In Trinidad and Tobago fragmented government ministries, pliable special purpose companies, and compromised technical staff make scandals like LifeSport possible. But, the oversight bodies cannot keep up with the raw banditry. The few criminal prosecutions are long and drawn out, convictions near impossible. Political resignations and dismissals are no help. The problems spread wide and sink deep. So, with Anil Roberts gone, what will we do?
On his resignation, Anil offers an insight: “Several ministers, whose ministry came under question, were never asked to resign.” Roberts had to go, but he is right about the others. LifeSport is likely replicated across the “State sector”, that nebulous government activity that swelled over time, with political neophytes and various predators as sponsors and chaperones. Special purpose companies have grown and drawn the spotlight, UDeCOTT, EMBD, and now the Sport Company of Trinidad and Tobago (SPORTT).
The Housing Development Corporation, the CEPEP Company, and more recently Caroni Green, all carry the LifeSport DNA. Without solving crookedness at the longer established WASA, TTEC, PTSC, and other state operatives, new vehicles were deployed, each with a watermark of slackness that over time cost the taxpayers dearly. Roberts says the LifeSport DNA is all over, so what’s next?
Anil Roberts’ resignation does not provide the answers, but SPORTT, the special purpose company executing projects on behalf of the Ministry of Sport, can provide some answers. Buried in the scant LifeSport audit report of July 25, 2014, the former departed SPORTT CEO suggests that he may have been “set up” to execute the $34 million “contract” with EBeam Interact Limited, something he now regrets. The auditors conclude, “it is evident that the ‘mind and management’ of this contract has always been and continues to be” the Ministry of Sport. This is rubber-stamping, but is it prevalent?
The LifeSport audit report also refers to the execution of the $34 million contract between SPORTT and EBeam in December 2012, and the later ratification in March 2013 by the SPORTT board. Who signed that December 2012 contract, on what authority, and why was it necessary for SPORTT to later ratify the contract? Did the board of SPORTT independently and objectively examine the case for sole selective tendering or did it merely rubber-stamp the Permanent Secretary’s request to the SPORTT CEO to approve the contract? The audit report’s recount of that justification appears flimsy, so it will be useful to understand SPORTT’s basis for acceptance of it. More importantly, each SPORTT director must examine the basis on which the contract was approved or ratified.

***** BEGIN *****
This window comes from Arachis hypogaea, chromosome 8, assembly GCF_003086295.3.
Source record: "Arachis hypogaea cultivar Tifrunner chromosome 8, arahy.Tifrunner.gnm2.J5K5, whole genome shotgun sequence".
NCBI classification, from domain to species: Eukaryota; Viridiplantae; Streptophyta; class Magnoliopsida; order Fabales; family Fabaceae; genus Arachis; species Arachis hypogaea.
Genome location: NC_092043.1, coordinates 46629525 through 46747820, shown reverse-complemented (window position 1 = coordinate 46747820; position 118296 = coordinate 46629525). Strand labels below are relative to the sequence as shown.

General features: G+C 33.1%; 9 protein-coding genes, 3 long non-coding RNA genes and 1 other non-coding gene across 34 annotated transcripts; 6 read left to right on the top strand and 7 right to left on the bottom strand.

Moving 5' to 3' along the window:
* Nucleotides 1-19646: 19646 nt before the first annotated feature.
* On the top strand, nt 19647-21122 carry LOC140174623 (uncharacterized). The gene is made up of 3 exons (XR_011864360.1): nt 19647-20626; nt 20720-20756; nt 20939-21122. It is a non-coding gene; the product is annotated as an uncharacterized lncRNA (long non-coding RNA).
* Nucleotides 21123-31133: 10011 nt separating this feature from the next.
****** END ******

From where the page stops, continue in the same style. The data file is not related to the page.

This is critical learning for state company directors, many anxious to expedite, facilitate, and rubber-stamp. The audit report says SPORTT was initially in control of LifeSport for a five-month period, but in January 2013 the Ministry of Sport assumed full control. Notably, SPORTT continued to have a role as “payment provider” to “facilitate payment”. Unfortunately, the auditors did not examine this role and did not examine the relationship between the Ministry of Sport’s full control of LifeSport and the fiduciary responsibility of SPORTT’s board of directors for payments the special purpose company approved or just facilitated.
The EBeam contract and the auditors’ comments on it point to the likelihood that SPORTT was a mere rubber-stamp, a prospect that requires closer examination and accountability. Directors must take note because politicians, especially resigned, dismissed, or voted-out ones, cannot shield them from personal liability. And, SPORTT handles multimillion dollar infrastructure projects at Couva and Tacarigua. Is the $34 million EBeam contract indicative of how it conducts business? A forensic examination will answer.
/The author is a lawyer and possible PNM candidate for the next general election